Emphasising just how fast-paced the EV market is, this has already been replaced with a mildly tweaked version in Pure+ and Pro+ trim levels. The former comes with features including wireless phone charging, facial recognition, electric front seats and a voice assistant that responds to “Hello Ora” prompts. Along with its bigger battery, Pro+ adds heated, cooled and massaging front seats, a heated steering wheel, a panoramic sunroof, a powered tailgate, tinted rear glass and automatic parking assistance for around £3,000 extra.

Practicality & boot space

The 03 offers plenty of space for passengers; it’s just a shame the same can’t be said for luggage

Electric cars typically offer greater amounts of interior space than their combustion-engined counterparts, due to the lack of a combustion engine which takes up a large amount of space. While the 03 doesn’t have a ‘frunk’ under the bonnet like a Tesla Model Y, it does offer plenty of room for passengers.

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GWM Ora has designed the car to be able to carry four six-foot passengers with ease and we’re pleased to confirm that it can. Kneeroom in the rear seats is slightly better than the MG4, but a sloping roofline means the tradeoff is a bit less head space. Of course, like many family hatchbacks, there’s also a fifth seat in the middle of the second row; with three sitting abreast it will be tight, however, the lack of a large hump on the floor should mean there’s space for people’s feet. The back seats themselves are rather firm and the base is on the short side, so adults may wish there was some extra under-thigh padding.

What lets the 03 down is its boot space; the hatchback is slightly smaller than the equivalent Volkswagen ID.3 and this is where the size difference is most evident. With just 228 litres of cargo space on offer, the 03’s boot is more akin to something from the class below – such as the Vauxhall Corsa Electric – rather than a full-sized electric family car. Even the MINI Cooper E isn’t far behind, with 210 litres of space.

The rear seats can fold down, but the resulting 858 litres of cargo space is still rather disappointing. The boot aperture itself is also rather narrow, with a loading lip that’s further off the ground than the MG4’s.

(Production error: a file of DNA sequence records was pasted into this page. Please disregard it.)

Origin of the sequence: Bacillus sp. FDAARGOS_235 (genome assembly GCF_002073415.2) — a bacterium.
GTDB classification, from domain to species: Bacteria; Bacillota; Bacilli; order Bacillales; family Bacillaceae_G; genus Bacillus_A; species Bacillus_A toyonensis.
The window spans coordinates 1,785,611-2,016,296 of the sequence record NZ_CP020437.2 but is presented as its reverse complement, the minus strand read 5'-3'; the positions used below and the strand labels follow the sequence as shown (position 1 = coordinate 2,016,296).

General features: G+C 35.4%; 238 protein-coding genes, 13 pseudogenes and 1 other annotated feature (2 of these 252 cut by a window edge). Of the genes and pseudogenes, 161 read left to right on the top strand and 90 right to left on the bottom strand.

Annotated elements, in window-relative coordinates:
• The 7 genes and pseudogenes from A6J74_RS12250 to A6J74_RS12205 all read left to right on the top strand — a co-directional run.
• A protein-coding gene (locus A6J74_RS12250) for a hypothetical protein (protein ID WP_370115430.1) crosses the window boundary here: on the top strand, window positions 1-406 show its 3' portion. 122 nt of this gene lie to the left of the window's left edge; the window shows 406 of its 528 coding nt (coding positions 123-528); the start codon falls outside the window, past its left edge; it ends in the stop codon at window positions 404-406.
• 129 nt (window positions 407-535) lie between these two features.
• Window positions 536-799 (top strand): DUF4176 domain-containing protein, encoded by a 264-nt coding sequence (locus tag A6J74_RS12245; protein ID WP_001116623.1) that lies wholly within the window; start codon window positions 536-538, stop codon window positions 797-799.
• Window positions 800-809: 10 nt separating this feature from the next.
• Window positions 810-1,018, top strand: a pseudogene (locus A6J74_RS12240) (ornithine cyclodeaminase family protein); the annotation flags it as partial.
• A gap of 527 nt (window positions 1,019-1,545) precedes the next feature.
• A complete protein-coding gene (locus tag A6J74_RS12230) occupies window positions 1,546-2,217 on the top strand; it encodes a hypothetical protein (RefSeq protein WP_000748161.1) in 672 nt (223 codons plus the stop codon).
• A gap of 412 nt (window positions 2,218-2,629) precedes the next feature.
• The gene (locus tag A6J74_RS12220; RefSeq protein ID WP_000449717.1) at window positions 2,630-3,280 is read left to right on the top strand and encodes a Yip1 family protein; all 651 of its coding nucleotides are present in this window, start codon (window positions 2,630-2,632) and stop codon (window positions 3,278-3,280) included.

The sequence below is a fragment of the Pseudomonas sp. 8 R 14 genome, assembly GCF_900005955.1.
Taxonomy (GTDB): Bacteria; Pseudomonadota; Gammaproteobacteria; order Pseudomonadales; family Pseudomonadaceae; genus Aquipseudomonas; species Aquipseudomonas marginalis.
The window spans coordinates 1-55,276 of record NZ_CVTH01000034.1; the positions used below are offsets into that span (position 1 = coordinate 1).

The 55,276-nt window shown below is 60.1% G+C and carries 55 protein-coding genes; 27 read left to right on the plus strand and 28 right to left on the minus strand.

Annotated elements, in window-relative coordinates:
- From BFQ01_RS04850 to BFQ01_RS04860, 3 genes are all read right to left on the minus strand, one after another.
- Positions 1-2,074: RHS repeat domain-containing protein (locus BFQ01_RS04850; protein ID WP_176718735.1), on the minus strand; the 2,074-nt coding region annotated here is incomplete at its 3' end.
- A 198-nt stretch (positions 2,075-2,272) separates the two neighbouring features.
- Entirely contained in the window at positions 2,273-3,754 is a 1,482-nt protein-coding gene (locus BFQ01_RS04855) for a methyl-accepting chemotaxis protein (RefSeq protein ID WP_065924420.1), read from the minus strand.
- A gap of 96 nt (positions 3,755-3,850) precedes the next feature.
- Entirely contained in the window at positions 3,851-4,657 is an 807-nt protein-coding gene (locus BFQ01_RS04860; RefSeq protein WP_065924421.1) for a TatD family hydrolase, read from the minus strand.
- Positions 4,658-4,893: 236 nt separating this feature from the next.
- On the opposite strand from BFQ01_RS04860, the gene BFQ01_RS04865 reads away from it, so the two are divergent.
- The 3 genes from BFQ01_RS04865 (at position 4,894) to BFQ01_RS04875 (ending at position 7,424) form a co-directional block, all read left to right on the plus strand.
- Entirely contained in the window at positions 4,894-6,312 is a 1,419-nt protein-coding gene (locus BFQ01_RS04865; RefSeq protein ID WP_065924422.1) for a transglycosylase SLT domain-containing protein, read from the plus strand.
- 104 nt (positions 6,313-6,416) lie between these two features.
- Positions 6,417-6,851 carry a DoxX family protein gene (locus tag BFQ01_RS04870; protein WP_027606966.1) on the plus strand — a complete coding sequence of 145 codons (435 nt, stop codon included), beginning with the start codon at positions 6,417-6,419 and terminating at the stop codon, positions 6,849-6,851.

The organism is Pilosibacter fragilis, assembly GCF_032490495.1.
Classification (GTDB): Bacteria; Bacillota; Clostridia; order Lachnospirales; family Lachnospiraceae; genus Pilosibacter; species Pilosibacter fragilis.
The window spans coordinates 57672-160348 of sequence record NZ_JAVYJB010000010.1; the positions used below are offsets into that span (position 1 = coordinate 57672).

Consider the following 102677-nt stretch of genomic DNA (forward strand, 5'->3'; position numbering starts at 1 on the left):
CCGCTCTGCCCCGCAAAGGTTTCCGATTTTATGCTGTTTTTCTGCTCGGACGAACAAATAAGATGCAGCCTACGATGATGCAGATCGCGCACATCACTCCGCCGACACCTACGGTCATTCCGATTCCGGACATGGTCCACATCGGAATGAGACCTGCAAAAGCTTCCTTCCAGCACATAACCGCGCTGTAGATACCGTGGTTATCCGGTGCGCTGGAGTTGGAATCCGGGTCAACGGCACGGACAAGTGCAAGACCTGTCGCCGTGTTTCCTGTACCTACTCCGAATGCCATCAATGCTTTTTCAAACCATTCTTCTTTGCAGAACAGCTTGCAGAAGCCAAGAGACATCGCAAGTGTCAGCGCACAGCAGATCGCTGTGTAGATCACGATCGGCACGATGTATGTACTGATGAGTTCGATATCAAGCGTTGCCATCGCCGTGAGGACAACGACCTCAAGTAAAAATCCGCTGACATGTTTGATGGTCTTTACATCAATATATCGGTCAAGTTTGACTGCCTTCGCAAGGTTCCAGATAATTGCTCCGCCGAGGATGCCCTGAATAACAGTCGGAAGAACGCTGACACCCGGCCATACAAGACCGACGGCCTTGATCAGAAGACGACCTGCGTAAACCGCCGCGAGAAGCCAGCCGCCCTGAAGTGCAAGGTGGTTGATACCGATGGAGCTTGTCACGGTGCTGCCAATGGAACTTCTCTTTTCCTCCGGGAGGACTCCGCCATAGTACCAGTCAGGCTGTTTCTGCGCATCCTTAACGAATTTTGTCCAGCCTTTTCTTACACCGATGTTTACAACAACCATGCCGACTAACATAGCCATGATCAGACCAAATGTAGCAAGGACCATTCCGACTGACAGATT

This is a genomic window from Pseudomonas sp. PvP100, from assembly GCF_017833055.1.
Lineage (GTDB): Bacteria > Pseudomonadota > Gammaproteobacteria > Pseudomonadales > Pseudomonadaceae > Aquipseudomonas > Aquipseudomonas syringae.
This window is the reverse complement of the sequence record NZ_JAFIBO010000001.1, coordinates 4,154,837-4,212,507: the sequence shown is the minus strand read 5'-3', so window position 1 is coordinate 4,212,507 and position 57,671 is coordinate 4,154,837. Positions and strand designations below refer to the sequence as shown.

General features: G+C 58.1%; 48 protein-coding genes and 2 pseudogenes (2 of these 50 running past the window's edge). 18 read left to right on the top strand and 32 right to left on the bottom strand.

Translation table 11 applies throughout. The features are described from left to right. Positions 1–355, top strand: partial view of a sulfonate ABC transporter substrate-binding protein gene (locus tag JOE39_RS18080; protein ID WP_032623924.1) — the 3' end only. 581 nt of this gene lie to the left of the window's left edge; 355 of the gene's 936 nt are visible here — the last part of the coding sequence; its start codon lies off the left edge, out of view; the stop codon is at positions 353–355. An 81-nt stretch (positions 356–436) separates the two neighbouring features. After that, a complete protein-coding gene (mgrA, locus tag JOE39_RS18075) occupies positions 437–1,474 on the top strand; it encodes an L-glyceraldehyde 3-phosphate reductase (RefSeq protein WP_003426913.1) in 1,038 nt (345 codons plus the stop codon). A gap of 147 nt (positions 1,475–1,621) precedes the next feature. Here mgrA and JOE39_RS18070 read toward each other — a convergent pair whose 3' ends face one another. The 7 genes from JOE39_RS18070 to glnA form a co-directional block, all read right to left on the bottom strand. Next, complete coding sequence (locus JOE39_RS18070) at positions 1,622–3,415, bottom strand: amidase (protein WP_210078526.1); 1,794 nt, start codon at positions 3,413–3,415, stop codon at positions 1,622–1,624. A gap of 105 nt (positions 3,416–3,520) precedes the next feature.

Reliability & safety

The 03 has a great safety rating, but GWM Ora is an unknown quantity when it comes to reliability

Being a new automotive brand, it’s understandable questions will arise regarding reliability. While Ora or its parent brand GWM are yet to have ever featured in our Driver Power customer satisfaction surveys, the relative simplicity of electric cars – with fewer moving parts than combustion-engined models – should mean the 03 will be painless to own.

What we do know, however, is that the Chinese hatchback is amongst the safest new cars on the road, indicated by its five-star Euro NCAP safety rating. In fact, it topped Euro NCAP’s rankings for a ‘Small Family Car’ with an excellent adult occupant protection score of 92%. Its 90% score in the Safety Assist category was also very high. As standard, the First Edition car came with a wide range of driver assistance kit which includes adaptive cruise control, autonomous emergency braking, lane keep assist, blind spot monitoring and traffic sign recognition.

Some of these driving aids have come in for flack for being too nagging and sensitive, and while the Pro+ we tried in 2024 was an improvement, the lane-keep assist system will still prompt you frequently and even intervene via steering adjustments from time to time. This can now be deactivated more easily by swiping down on the infotainment screen and pressing a button to turn it off, but this is legally required on every trip.

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Which Is Best?

Cheapest

  • Name
    126kW Pure+ 48kWh 5dr Auto
  • Gearbox type
    Auto
  • Price
    £31,995

Most Economical

  • Name
    126kW Pure+ 48kWh 5dr Auto
  • Gearbox type
    Auto
  • Price
    £31,995

Fastest

  • Name
    126kW Pro+ 63kWh 5dr Auto
  • Gearbox type
    Auto
  • Price
    £34,995

Andy is Carbuyer's managing editor, with more than a decade of experience helping consumers find their perfect car. He has an MA in automotive journalism and has tested hundreds of vehicles.